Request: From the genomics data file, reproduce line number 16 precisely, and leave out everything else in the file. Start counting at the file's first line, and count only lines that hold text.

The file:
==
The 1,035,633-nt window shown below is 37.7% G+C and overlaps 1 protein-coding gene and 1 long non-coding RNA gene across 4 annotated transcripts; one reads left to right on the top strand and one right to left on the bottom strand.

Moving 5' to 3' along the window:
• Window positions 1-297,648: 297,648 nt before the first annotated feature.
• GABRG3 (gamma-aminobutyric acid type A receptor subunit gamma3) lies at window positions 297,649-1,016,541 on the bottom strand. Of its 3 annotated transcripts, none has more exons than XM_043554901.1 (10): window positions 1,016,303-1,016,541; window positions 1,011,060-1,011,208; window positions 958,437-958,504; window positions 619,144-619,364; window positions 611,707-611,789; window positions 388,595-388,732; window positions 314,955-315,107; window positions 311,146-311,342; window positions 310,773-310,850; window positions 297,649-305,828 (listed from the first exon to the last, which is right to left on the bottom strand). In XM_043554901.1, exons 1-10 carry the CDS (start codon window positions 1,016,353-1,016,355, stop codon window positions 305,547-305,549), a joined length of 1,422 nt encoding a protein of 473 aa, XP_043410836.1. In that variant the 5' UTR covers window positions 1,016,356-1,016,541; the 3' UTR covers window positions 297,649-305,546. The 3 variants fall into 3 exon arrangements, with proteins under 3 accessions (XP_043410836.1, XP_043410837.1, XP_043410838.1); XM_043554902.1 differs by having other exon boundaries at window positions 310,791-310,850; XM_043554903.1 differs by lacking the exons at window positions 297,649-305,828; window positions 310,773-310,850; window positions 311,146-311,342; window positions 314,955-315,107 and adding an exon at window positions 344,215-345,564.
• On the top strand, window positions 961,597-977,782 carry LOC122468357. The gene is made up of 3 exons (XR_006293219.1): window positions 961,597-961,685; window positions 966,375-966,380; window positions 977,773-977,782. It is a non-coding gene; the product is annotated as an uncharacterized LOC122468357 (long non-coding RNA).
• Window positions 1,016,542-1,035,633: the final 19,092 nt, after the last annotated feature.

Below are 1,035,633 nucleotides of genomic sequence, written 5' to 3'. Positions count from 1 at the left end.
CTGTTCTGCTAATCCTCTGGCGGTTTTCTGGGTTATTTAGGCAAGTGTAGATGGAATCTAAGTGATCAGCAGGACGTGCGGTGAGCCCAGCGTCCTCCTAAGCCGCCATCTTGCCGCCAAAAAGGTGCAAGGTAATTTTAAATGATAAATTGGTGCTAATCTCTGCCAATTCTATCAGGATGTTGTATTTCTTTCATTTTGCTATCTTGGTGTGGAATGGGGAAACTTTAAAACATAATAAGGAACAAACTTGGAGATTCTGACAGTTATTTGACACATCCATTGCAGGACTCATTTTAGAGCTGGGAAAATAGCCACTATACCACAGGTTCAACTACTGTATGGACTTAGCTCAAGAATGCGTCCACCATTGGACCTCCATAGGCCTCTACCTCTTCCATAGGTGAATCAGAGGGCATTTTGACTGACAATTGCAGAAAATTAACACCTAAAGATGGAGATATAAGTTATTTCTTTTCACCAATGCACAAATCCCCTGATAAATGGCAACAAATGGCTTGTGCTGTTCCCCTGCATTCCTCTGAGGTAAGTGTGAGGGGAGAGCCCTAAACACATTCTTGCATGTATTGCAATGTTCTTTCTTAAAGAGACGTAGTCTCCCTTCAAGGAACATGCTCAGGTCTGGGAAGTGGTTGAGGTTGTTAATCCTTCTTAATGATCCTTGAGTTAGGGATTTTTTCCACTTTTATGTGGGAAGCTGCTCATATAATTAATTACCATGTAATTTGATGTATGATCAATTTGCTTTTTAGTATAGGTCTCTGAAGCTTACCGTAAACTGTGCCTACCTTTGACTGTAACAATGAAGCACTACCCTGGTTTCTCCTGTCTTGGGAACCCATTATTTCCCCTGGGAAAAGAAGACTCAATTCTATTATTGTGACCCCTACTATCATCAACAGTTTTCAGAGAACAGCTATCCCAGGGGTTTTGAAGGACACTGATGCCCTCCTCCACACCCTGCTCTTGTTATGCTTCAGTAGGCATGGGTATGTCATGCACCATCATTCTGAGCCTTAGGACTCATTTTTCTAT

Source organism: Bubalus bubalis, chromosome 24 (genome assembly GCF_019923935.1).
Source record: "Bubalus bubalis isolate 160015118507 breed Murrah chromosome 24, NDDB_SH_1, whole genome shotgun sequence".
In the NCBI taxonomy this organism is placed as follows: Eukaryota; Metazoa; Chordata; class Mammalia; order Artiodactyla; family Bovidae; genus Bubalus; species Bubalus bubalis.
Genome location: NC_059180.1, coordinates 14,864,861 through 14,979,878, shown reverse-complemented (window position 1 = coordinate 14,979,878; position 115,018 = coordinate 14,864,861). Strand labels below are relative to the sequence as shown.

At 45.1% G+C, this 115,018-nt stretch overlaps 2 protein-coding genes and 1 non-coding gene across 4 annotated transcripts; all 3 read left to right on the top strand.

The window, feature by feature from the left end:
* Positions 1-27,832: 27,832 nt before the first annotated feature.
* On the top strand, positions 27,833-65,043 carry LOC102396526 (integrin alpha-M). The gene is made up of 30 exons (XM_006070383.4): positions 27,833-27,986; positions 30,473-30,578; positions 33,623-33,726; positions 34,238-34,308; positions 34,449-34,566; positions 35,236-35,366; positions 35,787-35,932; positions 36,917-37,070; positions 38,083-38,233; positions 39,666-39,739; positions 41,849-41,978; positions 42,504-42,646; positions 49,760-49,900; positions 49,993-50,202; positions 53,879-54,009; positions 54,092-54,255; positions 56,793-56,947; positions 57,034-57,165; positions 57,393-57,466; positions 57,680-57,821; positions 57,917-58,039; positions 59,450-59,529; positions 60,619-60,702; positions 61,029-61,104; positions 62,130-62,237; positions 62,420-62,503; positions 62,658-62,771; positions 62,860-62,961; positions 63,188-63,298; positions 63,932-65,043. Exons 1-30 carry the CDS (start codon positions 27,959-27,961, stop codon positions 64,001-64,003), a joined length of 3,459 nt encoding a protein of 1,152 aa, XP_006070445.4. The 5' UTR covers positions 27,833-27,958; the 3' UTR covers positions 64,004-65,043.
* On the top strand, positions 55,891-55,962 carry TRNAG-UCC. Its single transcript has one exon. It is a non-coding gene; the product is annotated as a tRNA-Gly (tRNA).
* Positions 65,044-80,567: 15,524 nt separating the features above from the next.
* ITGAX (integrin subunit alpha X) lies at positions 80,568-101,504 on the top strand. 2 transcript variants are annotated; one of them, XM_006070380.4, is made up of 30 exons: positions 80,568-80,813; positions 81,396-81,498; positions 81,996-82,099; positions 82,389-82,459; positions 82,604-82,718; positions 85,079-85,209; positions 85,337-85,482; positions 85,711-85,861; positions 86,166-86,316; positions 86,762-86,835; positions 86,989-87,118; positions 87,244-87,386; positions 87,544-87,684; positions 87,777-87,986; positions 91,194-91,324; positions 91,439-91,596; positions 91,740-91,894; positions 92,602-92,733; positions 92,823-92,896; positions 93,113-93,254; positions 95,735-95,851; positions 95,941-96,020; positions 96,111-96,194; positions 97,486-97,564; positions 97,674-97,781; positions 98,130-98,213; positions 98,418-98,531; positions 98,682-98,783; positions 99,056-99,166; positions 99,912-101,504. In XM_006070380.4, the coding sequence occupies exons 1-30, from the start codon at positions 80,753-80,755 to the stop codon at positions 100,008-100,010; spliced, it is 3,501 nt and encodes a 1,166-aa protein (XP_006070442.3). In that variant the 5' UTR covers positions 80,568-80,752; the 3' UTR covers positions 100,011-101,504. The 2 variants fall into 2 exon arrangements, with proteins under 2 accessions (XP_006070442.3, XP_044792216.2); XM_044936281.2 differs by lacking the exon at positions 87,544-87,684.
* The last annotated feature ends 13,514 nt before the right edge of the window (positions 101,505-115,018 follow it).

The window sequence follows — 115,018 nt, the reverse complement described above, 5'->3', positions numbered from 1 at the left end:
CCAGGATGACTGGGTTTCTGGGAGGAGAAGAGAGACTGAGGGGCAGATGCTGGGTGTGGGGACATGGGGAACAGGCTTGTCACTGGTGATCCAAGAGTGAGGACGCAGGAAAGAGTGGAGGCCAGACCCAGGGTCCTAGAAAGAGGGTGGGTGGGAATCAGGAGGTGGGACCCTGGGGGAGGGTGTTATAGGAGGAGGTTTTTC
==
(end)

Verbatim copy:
* On the top strand, positions 27,833-65,043 carry LOC102396526 (integrin alpha-M). The gene is made up of 30 exons (XM_006070383.4): positions 27,833-27,986; positions 30,473-30,578; positions 33,623-33,726; positions 34,238-34,308; positions 34,449-34,566; positions 35,236-35,366; positions 35,787-35,932; positions 36,917-37,070; positions 38,083-38,233; positions 39,666-39,739; positions 41,849-41,978; positions 42,504-42,646; positions 49,760-49,900; positions 49,993-50,202; positions 53,879-54,009; positions 54,092-54,255; positions 56,793-56,947; positions 57,034-57,165; positions 57,393-57,466; positions 57,680-57,821; positions 57,917-58,039; positions 59,450-59,529; positions 60,619-60,702; positions 61,029-61,104; positions 62,130-62,237; positions 62,420-62,503; positions 62,658-62,771; positions 62,860-62,961; positions 63,188-63,298; positions 63,932-65,043. Exons 1-30 carry the CDS (start codon positions 27,959-27,961, stop codon positions 64,001-64,003), a joined length of 3,459 nt encoding a protein of 1,152 aa, XP_006070445.4. The 5' UTR covers positions 27,833-27,958; the 3' UTR covers positions 64,004-65,043.